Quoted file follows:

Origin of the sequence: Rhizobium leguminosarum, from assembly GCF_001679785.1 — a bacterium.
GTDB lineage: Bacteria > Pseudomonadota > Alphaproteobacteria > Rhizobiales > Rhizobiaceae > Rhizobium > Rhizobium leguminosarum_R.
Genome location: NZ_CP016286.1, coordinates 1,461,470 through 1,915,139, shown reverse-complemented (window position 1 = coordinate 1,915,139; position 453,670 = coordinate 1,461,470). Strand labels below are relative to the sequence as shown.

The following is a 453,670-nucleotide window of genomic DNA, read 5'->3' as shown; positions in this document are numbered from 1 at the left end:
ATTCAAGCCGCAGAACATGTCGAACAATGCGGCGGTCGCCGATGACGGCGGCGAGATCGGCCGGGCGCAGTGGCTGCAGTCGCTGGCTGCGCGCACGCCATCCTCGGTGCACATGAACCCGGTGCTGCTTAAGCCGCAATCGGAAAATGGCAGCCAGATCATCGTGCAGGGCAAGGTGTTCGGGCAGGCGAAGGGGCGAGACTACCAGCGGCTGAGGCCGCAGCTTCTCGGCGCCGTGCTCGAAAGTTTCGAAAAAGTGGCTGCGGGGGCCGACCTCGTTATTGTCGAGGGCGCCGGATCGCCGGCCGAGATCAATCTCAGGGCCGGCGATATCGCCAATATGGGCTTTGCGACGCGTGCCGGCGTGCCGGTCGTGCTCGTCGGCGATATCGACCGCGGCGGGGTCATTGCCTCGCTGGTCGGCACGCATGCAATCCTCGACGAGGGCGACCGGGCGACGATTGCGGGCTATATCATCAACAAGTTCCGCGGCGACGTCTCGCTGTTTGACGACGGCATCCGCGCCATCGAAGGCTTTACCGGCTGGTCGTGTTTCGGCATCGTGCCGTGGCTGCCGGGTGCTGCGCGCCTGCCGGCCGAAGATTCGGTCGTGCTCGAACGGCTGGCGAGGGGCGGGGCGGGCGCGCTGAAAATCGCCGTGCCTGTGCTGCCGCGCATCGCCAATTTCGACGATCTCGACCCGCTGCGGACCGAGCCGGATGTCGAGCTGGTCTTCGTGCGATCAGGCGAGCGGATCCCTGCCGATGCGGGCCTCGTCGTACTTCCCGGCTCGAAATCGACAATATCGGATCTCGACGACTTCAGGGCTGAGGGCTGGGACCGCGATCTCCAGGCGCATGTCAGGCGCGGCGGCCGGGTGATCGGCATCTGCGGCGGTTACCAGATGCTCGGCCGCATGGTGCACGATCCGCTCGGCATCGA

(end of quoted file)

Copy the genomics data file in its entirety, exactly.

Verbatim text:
Origin of the sequence: Rhizobium leguminosarum, from assembly GCF_001679785.1 — a bacterium.
GTDB lineage: Bacteria > Pseudomonadota > Alphaproteobacteria > Rhizobiales > Rhizobiaceae > Rhizobium > Rhizobium leguminosarum_R.
Genome location: NZ_CP016286.1, coordinates 1,461,470 through 1,915,139, shown reverse-complemented (window position 1 = coordinate 1,915,139; position 453,670 = coordinate 1,461,470). Strand labels below are relative to the sequence as shown.

The following is a 453,670-nucleotide window of genomic DNA, read 5'->3' as shown; positions in this document are numbered from 1 at the left end:
ATTCAAGCCGCAGAACATGTCGAACAATGCGGCGGTCGCCGATGACGGCGGCGAGATCGGCCGGGCGCAGTGGCTGCAGTCGCTGGCTGCGCGCACGCCATCCTCGGTGCACATGAACCCGGTGCTGCTTAAGCCGCAATCGGAAAATGGCAGCCAGATCATCGTGCAGGGCAAGGTGTTCGGGCAGGCGAAGGGGCGAGACTACCAGCGGCTGAGGCCGCAGCTTCTCGGCGCCGTGCTCGAAAGTTTCGAAAAAGTGGCTGCGGGGGCCGACCTCGTTATTGTCGAGGGCGCCGGATCGCCGGCCGAGATCAATCTCAGGGCCGGCGATATCGCCAATATGGGCTTTGCGACGCGTGCCGGCGTGCCGGTCGTGCTCGTCGGCGATATCGACCGCGGCGGGGTCATTGCCTCGCTGGTCGGCACGCATGCAATCCTCGACGAGGGCGACCGGGCGACGATTGCGGGCTATATCATCAACAAGTTCCGCGGCGACGTCTCGCTGTTTGACGACGGCATCCGCGCCATCGAAGGCTTTACCGGCTGGTCGTGTTTCGGCATCGTGCCGTGGCTGCCGGGTGCTGCGCGCCTGCCGGCCGAAGATTCGGTCGTGCTCGAACGGCTGGCGAGGGGCGGGGCGGGCGCGCTGAAAATCGCCGTGCCTGTGCTGCCGCGCATCGCCAATTTCGACGATCTCGACCCGCTGCGGACCGAGCCGGATGTCGAGCTGGTCTTCGTGCGATCAGGCGAGCGGATCCCTGCCGATGCGGGCCTCGTCGTACTTCCCGGCTCGAAATCGACAATATCGGATCTCGACGACTTCAGGGCTGAGGGCTGGGACCGCGATCTCCAGGCGCATGTCAGGCGCGGCGGCCGGGTGATCGGCATCTGCGGCGGTTACCAGATGCTCGGCCGCATGGTGCACGATCCGCTCGGCATCGA